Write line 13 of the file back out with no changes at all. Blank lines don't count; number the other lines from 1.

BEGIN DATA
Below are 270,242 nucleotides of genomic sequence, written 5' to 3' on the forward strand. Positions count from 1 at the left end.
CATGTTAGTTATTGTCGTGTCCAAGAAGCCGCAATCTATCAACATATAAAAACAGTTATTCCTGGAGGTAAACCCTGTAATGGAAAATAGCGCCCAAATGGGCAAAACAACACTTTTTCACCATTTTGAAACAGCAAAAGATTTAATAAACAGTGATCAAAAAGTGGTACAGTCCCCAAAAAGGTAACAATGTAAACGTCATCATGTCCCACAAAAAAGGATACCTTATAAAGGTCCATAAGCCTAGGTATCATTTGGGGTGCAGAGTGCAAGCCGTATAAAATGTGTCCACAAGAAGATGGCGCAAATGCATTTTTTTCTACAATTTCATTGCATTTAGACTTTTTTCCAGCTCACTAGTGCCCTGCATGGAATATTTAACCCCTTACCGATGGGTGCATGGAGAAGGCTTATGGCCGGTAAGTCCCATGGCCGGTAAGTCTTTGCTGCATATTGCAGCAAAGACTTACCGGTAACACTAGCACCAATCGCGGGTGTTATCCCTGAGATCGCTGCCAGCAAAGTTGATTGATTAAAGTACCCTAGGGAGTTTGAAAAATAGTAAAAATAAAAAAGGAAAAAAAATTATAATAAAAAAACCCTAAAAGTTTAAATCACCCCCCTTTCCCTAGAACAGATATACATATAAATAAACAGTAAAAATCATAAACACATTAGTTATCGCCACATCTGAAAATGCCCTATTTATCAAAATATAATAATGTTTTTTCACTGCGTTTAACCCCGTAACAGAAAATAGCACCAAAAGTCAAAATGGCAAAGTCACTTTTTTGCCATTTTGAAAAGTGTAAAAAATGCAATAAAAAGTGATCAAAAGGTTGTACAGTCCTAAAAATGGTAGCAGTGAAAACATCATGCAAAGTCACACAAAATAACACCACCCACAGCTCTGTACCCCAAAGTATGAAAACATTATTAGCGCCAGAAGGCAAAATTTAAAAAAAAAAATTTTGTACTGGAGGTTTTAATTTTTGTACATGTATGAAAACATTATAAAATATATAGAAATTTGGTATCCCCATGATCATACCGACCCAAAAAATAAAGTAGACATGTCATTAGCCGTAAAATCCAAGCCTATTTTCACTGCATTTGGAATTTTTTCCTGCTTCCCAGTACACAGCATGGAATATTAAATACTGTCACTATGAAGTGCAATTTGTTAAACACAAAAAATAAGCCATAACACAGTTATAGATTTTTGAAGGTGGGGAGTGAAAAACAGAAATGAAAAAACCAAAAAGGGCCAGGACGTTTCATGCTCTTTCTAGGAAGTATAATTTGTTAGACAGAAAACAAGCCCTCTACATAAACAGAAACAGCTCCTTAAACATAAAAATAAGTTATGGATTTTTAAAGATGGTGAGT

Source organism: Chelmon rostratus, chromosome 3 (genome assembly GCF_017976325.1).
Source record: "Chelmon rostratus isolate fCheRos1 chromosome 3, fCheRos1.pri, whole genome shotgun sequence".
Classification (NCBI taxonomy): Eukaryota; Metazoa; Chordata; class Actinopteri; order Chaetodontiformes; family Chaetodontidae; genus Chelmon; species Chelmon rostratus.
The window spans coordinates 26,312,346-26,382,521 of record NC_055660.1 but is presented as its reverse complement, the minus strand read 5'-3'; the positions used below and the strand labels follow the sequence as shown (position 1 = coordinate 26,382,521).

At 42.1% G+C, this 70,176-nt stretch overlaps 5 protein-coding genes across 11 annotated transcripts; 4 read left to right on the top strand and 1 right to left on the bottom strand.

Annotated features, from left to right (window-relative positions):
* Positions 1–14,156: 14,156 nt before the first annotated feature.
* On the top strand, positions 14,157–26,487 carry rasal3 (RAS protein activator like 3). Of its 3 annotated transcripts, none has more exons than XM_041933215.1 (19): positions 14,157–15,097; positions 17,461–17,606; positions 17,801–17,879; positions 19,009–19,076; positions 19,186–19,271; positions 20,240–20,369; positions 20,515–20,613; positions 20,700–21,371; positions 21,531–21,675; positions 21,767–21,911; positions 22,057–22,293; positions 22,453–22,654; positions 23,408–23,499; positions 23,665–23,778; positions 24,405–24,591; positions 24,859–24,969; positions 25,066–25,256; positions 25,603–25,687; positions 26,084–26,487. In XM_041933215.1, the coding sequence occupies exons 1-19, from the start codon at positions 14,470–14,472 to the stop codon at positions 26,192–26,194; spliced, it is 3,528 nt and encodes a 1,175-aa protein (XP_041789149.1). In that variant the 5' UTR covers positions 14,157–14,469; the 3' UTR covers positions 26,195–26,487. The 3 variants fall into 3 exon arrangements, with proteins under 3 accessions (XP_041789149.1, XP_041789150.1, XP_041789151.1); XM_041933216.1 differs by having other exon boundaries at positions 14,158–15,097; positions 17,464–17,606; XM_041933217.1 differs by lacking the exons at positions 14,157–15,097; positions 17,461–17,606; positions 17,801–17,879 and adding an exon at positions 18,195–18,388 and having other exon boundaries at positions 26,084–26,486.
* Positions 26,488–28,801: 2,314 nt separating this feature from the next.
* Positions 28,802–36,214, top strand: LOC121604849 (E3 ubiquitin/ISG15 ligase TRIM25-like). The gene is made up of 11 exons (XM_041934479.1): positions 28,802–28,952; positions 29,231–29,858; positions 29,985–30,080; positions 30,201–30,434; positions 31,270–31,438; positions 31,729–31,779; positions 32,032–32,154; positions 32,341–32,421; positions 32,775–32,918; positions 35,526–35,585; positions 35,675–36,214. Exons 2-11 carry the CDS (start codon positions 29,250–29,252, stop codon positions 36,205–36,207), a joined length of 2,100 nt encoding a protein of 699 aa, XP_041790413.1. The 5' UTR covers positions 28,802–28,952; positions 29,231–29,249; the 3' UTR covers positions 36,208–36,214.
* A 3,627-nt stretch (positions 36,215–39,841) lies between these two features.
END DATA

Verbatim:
* A 3,627-nt stretch (positions 36,215–39,841) lies between these two features.